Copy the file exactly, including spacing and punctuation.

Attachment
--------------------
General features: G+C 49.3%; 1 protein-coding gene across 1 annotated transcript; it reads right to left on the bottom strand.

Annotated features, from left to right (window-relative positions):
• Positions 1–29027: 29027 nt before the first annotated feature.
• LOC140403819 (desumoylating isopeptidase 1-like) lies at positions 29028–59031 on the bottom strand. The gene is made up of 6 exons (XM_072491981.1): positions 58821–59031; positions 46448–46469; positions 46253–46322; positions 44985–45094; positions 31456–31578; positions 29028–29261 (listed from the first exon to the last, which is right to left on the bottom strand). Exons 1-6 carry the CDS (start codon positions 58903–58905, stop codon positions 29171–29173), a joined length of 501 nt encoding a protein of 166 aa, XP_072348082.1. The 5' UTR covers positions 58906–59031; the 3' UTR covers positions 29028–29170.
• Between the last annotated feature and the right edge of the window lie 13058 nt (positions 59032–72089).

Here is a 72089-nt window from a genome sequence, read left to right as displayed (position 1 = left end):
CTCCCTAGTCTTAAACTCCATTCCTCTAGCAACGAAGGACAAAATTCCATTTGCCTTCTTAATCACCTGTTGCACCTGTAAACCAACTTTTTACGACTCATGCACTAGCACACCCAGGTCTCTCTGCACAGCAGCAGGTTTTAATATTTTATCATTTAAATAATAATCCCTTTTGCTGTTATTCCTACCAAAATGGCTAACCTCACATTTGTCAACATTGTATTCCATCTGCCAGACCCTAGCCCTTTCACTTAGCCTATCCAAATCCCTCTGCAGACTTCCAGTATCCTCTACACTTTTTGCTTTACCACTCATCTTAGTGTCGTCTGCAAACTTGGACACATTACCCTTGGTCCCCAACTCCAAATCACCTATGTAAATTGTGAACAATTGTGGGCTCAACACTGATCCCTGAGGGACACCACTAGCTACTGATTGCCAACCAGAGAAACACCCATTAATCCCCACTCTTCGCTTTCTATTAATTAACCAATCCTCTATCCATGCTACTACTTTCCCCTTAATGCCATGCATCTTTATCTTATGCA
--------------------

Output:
General features: G+C 49.3%; 1 protein-coding gene across 1 annotated transcript; it reads right to left on the bottom strand.

Annotated features, from left to right (window-relative positions):
• Positions 1–29027: 29027 nt before the first annotated feature.
• LOC140403819 (desumoylating isopeptidase 1-like) lies at positions 29028–59031 on the bottom strand. The gene is made up of 6 exons (XM_072491981.1): positions 58821–59031; positions 46448–46469; positions 46253–46322; positions 44985–45094; positions 31456–31578; positions 29028–29261 (listed from the first exon to the last, which is right to left on the bottom strand). Exons 1-6 carry the CDS (start codon positions 58903–58905, stop codon positions 29171–29173), a joined length of 501 nt encoding a protein of 166 aa, XP_072348082.1. The 5' UTR covers positions 58906–59031; the 3' UTR covers positions 29028–29170.
• Between the last annotated feature and the right edge of the window lie 13058 nt (positions 59032–72089).

Here is a 72089-nt window from a genome sequence, read left to right as displayed (position 1 = left end):
CTCCCTAGTCTTAAACTCCATTCCTCTAGCAACGAAGGACAAAATTCCATTTGCCTTCTTAATCACCTGTTGCACCTGTAAACCAACTTTTTACGACTCATGCACTAGCACACCCAGGTCTCTCTGCACAGCAGCAGGTTTTAATATTTTATCATTTAAATAATAATCCCTTTTGCTGTTATTCCTACCAAAATGGCTAACCTCACATTTGTCAACATTGTATTCCATCTGCCAGACCCTAGCCCTTTCACTTAGCCTATCCAAATCCCTCTGCAGACTTCCAGTATCCTCTACACTTTTTGCTTTACCACTCATCTTAGTGTCGTCTGCAAACTTGGACACATTACCCTTGGTCCCCAACTCCAAATCACCTATGTAAATTGTGAACAATTGTGGGCTCAACACTGATCCCTGAGGGACACCACTAGCTACTGATTGCCAACCAGAGAAACACCCATTAATCCCCACTCTTCGCTTTCTATTAATTAACCAATCCTCTATCCATGCTACTACTTTCCCCTTAATGCCATGCATCTTTATCTTATGCA